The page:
In the thousands of pages of diary that follow, this original intention is almost completely left behind (or aside anyway); we hear exclusively about events. Conversations and interactions are reported, but the inner life of the narrator is almost completely invisible. Christian Damböck, in his editorial introduction, regards this as a reflection of a “modernist” attitude, perhaps further shaped by the post-war 1920s “neue Sachlichkeit” of the Weimar Republic in which this modernist attitude first came to an articulate self-consciousness. Perhaps; I’m more inclined to see individual character traits at work here. Certainly Carnap was a child of his times, and nowhere is this more evident than in his riveting narratives of certain battles, especially (vol. 1, pp. 369-83) the second battle of the Aisne in early May 1917 (also called the Bataille du Chemin des Dames or the Schlacht am Winterberg), in which literally hundreds of thousands of French and German young men lost their lives. Carnap’s response to the war, once he got back to Berlin and began to inform himself, was a fervent pacifism — certainly one of the characteristic responses of his generation (not the only one — see Wittgenstein, for instance, for a quite different, but perhaps equally common response).

And yes, the shattering experience of the war probably reinforced certain tendencies in him — but my sense is that they were already largely there. The air of scientific detachment he had cultivated as a teenager was reinforced by the need to keep one’s nerve under fire, and he evidently — at least from my own reading of the wartime diaries — gravitated to a self-image in which his steely sang-froid stood out prominently — der Carnap, der ist eiskalt! Nor was this just a superficial matter of personal vanity; at least in his own conscious processing of the experience, it was a (characteristically German) matter of an inner stance more than of a social attribute, as we can see from a passage in a letter home (6 May 1916, Pitt RC 025-09-33):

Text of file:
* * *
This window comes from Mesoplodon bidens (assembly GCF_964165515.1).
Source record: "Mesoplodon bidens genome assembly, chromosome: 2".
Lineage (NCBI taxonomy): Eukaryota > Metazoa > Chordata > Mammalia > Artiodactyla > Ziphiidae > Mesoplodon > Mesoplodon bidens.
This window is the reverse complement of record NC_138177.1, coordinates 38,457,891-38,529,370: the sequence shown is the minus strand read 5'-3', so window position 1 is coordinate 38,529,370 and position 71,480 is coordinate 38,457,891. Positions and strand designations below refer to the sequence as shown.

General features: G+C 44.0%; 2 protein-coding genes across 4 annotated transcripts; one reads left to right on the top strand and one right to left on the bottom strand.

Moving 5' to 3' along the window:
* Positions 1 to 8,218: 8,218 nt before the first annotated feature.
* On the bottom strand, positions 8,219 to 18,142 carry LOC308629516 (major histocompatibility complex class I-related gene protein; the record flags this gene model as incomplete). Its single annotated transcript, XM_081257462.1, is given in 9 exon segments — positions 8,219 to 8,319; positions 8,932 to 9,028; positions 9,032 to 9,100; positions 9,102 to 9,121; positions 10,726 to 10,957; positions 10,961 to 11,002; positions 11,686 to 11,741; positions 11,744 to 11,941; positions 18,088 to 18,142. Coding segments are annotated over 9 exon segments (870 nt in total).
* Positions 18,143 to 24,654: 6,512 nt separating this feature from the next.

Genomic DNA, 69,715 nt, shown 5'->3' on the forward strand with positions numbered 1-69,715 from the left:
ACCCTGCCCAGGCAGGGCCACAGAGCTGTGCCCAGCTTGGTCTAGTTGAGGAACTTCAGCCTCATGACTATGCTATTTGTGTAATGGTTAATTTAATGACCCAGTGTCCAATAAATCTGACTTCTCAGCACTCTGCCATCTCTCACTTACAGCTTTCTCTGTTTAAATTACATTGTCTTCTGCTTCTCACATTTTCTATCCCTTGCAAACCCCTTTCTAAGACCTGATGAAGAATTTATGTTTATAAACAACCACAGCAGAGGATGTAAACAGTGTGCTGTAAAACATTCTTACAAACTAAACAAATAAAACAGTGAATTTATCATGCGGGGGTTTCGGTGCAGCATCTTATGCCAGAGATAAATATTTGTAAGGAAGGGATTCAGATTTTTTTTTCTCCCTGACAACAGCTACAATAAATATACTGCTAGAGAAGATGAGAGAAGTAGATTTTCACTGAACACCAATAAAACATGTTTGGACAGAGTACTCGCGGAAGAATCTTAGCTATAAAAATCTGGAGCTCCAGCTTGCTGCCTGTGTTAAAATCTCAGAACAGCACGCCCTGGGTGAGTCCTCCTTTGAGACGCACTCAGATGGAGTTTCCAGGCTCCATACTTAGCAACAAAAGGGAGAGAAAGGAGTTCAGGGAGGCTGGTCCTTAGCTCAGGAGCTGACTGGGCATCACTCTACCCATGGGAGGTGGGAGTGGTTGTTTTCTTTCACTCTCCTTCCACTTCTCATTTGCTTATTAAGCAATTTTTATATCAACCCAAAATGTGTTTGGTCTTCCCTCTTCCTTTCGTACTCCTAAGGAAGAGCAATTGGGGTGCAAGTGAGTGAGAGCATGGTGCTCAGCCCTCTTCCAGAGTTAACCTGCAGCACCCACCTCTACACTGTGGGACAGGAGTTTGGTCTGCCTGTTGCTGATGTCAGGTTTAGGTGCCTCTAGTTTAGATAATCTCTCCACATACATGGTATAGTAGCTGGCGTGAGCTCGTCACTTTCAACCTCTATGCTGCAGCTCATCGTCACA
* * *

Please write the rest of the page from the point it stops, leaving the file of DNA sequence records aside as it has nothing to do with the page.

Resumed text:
A short while ago Fränzel [an old friend] wrote, as he was preparing to go back to the front at the Somme “Lord, let me not falter, make me steadfast.” I didn’t really understand him properly at the time; “steadfastness” didn’t seem so difficult to me. Now I understand it better. To remain upright inside on days like that isn’t easy, but it’s the most worthwhile thing one carries away from all this. That one gets through it alive is, on the other hand, inconsequential [unwesentlich]. This inconsequential thing is left to chance; but that essential thing [jenes Wesentliche] is a thing of the mind [ist geistig] and is based in a different realm.

This was a month or two after he wrote his “open letter” to the protestant pastor Eduard Le Seur that I first published in these pages a few years ago but which has meanwhile been published in an improved version (improved by Wolfgang Kienzler of the University of Jena) in this open-access Springer volume also edited by Christian Damböck (with Günther Sandner and Meike Werner), along with an introduction in which I explain the provenance and context of the document.

Suffice it to say here that the quotation above from Carnap’s 1916 letter home is entirely consistent with the attitudes expressed in that open letter to Le Seur, in which Carnap undoubtedly speaks — as he intends — for the millions in the trenches, but is also being his unvarnished, rough-hewn self, as he set out to be when he first, at age 16, decided to begin keeping a diary, and to take care that he would not — any more than his grandfather — be polished down to smoothness and mere social acceptability. That part of the resolution he stuck to.